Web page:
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Eaten to Extinction

August 9, 2019 by  
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In downtown Reykjavik, several restaurants catering to tourists offer whale … The post Eaten to Extinction appeared first on Earth911.com.

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Earth911 Inspiration: Steven Johnson — Innovation Is Like Time Travel

August 9, 2019 by  
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Earth911 inspirations. Post them, share your desire to help people … The post Earth911 Inspiration: Steven Johnson — Innovation Is Like Time Travel appeared first on Earth911.com.

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Koalas declared "functionally extinct"

May 16, 2019 by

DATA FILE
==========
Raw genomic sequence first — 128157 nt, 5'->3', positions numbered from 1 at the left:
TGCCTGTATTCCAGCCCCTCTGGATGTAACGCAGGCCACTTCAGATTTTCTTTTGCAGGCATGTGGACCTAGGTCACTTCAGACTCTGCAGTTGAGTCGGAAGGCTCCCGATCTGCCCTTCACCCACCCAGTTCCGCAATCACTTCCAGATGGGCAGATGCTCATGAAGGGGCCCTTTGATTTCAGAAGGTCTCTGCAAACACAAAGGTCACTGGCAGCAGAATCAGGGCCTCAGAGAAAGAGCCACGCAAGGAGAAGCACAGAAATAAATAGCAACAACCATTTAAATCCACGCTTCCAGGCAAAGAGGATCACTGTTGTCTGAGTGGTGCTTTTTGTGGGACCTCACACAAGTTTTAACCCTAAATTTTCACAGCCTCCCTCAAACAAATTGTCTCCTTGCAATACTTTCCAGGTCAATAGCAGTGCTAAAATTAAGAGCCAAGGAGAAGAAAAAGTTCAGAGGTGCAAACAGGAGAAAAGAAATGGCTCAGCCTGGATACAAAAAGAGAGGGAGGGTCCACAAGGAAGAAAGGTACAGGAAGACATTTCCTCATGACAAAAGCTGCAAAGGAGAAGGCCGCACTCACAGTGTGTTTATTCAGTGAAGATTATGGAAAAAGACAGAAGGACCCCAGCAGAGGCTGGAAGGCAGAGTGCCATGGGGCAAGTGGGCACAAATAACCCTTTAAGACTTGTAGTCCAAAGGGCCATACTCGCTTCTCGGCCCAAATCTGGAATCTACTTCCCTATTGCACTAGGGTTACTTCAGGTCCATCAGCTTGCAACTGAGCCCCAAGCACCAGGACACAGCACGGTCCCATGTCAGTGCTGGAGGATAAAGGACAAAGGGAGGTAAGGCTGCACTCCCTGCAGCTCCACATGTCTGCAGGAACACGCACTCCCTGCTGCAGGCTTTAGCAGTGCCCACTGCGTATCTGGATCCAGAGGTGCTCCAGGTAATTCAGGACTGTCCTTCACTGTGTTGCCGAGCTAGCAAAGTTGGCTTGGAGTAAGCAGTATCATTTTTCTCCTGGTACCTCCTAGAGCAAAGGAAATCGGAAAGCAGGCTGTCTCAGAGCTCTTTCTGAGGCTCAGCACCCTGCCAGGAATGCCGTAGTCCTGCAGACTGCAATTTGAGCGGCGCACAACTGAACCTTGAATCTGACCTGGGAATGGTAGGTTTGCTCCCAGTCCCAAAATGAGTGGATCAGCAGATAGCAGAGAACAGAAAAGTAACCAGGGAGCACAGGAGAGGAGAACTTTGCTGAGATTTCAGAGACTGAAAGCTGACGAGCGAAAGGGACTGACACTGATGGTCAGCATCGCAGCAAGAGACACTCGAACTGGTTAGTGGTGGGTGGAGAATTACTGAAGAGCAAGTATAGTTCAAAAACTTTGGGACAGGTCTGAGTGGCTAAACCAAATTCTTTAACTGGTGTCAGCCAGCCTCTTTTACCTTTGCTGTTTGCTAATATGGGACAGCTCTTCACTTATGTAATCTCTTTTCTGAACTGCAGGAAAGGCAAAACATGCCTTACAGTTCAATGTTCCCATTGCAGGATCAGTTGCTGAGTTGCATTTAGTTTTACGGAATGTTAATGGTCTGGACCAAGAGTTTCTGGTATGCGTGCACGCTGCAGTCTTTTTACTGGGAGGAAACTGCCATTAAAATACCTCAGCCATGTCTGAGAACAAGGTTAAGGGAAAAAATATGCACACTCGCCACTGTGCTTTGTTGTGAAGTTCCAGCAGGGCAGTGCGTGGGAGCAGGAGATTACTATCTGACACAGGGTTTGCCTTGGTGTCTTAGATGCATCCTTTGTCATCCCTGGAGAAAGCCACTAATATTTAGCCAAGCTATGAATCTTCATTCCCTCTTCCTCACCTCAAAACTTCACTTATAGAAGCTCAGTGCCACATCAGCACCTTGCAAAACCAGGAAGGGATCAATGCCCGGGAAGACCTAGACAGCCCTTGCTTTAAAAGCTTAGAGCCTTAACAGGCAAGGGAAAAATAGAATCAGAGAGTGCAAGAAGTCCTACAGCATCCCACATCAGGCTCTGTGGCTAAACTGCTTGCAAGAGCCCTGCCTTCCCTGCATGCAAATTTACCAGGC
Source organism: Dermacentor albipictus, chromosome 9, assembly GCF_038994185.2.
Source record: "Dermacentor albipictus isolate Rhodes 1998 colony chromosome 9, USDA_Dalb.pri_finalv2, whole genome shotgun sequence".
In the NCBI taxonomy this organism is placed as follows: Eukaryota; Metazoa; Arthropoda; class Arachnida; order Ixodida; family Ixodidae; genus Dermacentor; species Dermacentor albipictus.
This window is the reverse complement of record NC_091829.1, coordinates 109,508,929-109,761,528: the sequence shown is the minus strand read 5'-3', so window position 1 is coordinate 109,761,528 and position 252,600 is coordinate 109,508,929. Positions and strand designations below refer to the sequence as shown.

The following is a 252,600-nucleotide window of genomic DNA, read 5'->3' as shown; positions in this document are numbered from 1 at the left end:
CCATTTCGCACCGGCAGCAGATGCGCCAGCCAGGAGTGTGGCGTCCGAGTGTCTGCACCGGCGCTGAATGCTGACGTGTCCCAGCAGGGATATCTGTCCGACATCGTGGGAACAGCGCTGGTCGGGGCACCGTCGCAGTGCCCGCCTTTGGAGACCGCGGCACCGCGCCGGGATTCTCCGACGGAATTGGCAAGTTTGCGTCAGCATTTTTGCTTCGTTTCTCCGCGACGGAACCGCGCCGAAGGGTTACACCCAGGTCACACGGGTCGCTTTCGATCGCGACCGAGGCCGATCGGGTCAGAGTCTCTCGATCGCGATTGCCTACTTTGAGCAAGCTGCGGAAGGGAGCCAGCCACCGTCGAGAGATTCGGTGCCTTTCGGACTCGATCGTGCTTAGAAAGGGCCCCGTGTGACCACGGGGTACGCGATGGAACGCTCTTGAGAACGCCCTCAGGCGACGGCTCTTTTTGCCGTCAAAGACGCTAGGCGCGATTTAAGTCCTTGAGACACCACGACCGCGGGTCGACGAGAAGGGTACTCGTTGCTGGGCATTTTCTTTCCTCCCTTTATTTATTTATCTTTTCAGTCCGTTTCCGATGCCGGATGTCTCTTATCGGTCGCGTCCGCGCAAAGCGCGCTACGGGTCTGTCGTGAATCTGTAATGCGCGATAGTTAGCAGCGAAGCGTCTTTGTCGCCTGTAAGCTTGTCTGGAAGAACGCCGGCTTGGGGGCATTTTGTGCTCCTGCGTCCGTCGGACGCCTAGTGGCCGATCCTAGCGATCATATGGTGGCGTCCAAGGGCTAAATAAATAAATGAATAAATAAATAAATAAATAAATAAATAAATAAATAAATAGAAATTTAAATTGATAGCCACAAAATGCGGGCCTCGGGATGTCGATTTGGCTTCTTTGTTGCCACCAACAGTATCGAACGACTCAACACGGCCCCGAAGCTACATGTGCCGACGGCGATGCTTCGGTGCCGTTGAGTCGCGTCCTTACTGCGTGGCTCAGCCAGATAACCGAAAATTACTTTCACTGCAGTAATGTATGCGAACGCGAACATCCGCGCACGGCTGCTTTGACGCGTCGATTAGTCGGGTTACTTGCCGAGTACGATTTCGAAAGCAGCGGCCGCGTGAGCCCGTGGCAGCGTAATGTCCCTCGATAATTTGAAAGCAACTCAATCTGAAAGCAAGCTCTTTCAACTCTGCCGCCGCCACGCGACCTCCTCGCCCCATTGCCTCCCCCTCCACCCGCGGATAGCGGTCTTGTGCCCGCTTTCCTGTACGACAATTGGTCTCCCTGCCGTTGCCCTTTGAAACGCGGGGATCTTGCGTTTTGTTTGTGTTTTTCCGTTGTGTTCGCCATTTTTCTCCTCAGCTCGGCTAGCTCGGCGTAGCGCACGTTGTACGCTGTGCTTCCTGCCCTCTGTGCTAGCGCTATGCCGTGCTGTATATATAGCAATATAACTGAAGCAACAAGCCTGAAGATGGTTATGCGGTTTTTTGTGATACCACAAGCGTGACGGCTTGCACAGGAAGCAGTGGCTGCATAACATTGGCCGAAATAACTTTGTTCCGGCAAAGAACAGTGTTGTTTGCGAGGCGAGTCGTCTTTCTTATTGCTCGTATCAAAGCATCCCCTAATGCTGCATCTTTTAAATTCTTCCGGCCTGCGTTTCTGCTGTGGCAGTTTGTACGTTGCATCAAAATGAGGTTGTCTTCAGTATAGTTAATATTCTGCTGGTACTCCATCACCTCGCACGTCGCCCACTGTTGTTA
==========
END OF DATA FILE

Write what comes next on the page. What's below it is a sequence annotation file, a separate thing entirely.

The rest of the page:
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The Australian Koala Foundation declared koalas officially “functionally extinct,” a term which means that though there are still about 80,000 koalas, they are either unlikely to reproduce another generation, prone to inbreeding due to low numbers or may no longer play a significant role in their ecosystem. The iconic Australian animal is on a fast track to extinction and has suffered from deforestation , disease, climate change-driven drought and a massive slaughter for fur in the 19th and 20th centuries. The Australian government listed the species as “vulnerable” in 2012 when there was thought to be between 100,000 and 500,000 koalas. Since the declaration, the government has done very little to develop or implement a protection and recovery plan. Related: 1 million species are at risk of extinction, says new UN report With an estimated population that could even be as low as 43,000, koalas are very likely to inbreed and become even more susceptible to disease. At these small population numbers, the marsupial has very little impact on its ecosystem, the eucalyptus forest. Koalas were once critical to the nutrient cycling of the forest, with their feces an important source of fertilizer. Large koalas can consume up to 1 kilogram of eucalyptus leaves per night. Logging and urban development has encroached into what was once an abundant forest ecosystem, leading many to believe that the government needs to declare and expand protected areas of the forests. The Australia Koala Foundation has proposed a Koala Protection Act that focuses on conserving the forest as the primary strategy for protecting koalas. “The koala is one of Australia’s most recognizable symbols, but its survival hangs in the balance,” the  San Diego Zoo said  in a statement. “Formerly thought to be common and widespread, koalas are now vulnerable to extinction across much of its northern range.” According to fossil records, Koalas are native to Australia and have been there for at least 30 million years . Via EcoWatch Image by Mathias Appel